Tomato Girl, by Jayne Pupek
Awhile back, I was seeing this book everywhere throughout the book blogosphere, and was thrilled when I saw it as an audio book at the library. I promptly put it in my CD player and within a half hour, pressed “stop.”
Because this was a story I had to read, not listen to.
Tomato Girl is the story of 11-year old Ellie Sanders as she struggles singlehandedly to hold her family together through the dark roller-coaster ride of dysfunction that is life with her parents.
Let’s start with them, shall we? Her mother Julia is mentally ill. (The exact diagnosis isn’t stated, and I’m certainly not an expert on such matters, but she appears to be perhaps bipolar or schizophrenic.) A fall down the steps (an incident Ellie blames on herself) spirals Julia into a chasm of erratic and disturbing behavior. Because of her illness, and her grief over losing a baby, she places Ellie in situations no child (or adult, for that matter) should ever have to be in. Just when she needs her mother the most, Ellie embarks on the cusp of adolescence walking a tightrope between loving her mother, wanting to make her better, and being frightened (understandably) of her actions.
“My eyes stung, but hard blinks kept me from crying. Yes, I knew what it was like to be scared. I felt scared all the time. My whole life I’d been afraid of Mama’s dark places taking her for good, scared that those same places might live inside me. Now I feared that Tess would take away my father, and my mother might grow so sad I wouldn’t know how to make her smile again. But I didn’t owe Tess an answer. She’d taken too much. I wouldn’t give her anything else. Sometimes you have to hold onto what you have, even if the only thing left is fear.”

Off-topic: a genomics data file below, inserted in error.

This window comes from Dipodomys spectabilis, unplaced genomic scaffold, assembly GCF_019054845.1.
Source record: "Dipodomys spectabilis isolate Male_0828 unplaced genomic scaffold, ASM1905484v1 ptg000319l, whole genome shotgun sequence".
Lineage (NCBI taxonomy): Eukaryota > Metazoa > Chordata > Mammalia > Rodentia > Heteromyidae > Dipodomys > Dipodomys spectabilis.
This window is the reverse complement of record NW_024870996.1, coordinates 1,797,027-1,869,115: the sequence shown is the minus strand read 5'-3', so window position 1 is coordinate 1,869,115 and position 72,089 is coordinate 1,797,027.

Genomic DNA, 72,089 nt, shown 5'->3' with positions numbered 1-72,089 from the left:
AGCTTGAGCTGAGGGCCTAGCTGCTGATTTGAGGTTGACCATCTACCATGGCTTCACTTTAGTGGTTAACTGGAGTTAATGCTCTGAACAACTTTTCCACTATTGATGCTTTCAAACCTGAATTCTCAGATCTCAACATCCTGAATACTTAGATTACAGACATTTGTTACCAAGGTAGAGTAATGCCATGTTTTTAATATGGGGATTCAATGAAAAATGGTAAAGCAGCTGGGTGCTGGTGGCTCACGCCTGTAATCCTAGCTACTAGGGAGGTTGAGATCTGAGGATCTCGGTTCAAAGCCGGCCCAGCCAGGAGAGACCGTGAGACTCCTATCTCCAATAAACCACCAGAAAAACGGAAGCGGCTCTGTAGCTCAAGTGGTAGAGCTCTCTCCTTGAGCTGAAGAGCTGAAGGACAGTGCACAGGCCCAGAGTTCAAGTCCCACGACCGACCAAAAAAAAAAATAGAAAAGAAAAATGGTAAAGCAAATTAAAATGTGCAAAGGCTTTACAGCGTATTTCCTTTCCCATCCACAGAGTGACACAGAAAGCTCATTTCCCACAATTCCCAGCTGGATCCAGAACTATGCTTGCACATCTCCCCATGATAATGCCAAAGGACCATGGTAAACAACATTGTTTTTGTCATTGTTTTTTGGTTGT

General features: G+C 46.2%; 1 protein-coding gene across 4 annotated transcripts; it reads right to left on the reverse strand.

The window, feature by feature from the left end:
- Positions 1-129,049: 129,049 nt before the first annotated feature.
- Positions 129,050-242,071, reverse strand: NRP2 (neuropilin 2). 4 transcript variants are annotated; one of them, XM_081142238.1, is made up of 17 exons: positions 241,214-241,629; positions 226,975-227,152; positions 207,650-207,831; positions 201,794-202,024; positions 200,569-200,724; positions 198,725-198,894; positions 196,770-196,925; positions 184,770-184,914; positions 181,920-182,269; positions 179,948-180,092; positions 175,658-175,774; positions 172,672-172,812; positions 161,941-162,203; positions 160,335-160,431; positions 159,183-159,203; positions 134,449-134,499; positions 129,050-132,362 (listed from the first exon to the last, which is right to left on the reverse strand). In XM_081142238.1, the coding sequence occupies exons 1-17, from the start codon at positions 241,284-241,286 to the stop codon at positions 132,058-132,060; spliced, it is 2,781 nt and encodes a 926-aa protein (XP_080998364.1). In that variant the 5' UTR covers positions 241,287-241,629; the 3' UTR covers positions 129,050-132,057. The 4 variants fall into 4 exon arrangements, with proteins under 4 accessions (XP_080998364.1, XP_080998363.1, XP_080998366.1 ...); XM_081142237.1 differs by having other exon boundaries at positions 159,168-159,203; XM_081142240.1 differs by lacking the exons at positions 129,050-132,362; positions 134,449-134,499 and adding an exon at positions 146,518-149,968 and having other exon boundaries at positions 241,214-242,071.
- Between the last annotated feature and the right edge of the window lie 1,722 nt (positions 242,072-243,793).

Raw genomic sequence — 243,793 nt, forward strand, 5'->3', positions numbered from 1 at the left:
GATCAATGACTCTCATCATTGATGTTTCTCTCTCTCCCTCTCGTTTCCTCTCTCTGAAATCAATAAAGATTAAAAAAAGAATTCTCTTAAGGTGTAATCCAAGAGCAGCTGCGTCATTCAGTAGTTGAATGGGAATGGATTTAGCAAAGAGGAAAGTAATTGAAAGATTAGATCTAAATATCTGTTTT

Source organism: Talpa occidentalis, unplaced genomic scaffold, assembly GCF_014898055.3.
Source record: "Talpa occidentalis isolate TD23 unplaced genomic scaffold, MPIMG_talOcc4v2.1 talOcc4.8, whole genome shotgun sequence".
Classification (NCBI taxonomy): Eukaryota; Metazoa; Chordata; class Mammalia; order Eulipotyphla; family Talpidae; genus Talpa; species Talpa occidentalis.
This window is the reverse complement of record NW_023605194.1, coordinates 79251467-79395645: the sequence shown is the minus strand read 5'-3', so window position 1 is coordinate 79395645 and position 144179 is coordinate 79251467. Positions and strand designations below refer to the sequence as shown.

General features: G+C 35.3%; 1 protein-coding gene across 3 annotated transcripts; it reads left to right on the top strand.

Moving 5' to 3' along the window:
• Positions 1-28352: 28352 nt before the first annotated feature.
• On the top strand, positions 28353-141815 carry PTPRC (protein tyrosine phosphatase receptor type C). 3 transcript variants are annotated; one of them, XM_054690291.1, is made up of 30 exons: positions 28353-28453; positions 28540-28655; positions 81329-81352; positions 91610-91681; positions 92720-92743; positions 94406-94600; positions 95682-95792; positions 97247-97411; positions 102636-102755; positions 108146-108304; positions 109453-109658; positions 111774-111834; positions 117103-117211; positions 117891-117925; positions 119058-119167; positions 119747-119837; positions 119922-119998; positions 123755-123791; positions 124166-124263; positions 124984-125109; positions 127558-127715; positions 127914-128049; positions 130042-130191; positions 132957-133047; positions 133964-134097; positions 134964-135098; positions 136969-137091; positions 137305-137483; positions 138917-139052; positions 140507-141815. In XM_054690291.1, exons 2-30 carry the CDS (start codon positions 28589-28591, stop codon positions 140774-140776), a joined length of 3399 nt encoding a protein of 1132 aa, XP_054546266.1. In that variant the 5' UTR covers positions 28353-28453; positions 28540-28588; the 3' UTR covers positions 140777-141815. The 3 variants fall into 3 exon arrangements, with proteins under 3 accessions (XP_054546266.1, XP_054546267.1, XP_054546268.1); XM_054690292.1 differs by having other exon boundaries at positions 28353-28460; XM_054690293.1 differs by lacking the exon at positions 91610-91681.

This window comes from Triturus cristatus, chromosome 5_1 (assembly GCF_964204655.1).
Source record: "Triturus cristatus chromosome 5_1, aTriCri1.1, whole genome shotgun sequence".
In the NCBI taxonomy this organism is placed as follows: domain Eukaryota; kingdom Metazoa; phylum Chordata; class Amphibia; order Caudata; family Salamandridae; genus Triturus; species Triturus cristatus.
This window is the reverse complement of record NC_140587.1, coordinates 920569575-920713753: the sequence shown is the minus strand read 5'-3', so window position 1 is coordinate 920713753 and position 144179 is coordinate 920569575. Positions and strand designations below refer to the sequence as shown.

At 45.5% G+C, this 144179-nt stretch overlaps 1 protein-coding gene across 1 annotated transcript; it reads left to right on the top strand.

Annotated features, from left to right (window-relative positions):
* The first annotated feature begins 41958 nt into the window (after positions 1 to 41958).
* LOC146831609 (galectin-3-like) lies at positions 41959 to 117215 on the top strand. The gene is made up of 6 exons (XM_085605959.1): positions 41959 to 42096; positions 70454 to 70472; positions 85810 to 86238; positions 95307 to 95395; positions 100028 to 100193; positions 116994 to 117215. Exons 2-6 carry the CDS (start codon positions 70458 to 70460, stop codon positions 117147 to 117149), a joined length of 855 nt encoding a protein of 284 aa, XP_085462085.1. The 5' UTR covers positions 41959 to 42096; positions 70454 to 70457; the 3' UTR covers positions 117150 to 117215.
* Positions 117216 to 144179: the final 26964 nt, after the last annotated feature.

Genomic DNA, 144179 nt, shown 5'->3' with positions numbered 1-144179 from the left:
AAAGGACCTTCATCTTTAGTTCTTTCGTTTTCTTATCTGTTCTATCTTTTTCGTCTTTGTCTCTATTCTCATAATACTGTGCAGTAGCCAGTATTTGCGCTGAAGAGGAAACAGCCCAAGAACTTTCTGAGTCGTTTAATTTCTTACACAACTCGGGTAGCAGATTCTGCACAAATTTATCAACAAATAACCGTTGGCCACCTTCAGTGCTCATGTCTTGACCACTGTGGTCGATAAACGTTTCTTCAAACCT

Ellie’s father’s response to his wife’s deterioriating mental state is resignation. At his emotional limits, Rupert turns to Tess, the teenage “tomato girl” who supplies his general store with fresh produce. Tess is the epitome of young and fresh; she sells Avon and allows Ellie to try on lipstick and teaches her about kissing. Tess moves into the Sanders’ home, under the auspices of helping out as Julia recuperates, but brings her own quagmire of issues and complicating the household even more.
For most of its 298 pages, Tomato Girl is a difficult read. It’s incomprehensible to imagine an 11 year old being subject to the situations that Ellie must endure because of her parents’ actions. But, as dark as the subject matter is, Tomato Girl is an important novel.
Although Tomato Girl is set in the late 1960s, the issues of parental neglect, infidelity, abuse, etc. are still incredibly prevalent today. And because of that, it is important for kids to know that there are people in their world (as in Ellie’s) who do care about them – and they might even be the type of people (also as in Ellie’s life), who are considered to be “different” or “strange” because of their sexual orientation or the color of their skin.
Tomato Girl has been aptly compared to Kaye Gibbons’ novel Ellen Foster (which I also loved), and even though this is a work of fiction, I found myself comparing this in parts to The Glass Castle, Jeannette Walls’ memoir.
Author Jayne Pupek has a social work background, and while reading this, I was wondering if any real-life instances provided inspiration for the characters and the plot of the novel (and if that is the case, it becomes even more of a sadder book.)
I know that a 40-year old suburban mom of two like myself is not necessarily the target audience, but regardless, I thought this was incredibly well-written, with memorable characters and solid pacing throughout. I highly recommend this book, for young adults and up, and I’m looking forward to reading more by Jayne Pupek in the future …
… perhaps, say, maybe a Tomato Girl sequel?
Jayne Pupek’s website is here
and her blog here
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Thanks for sharing this post!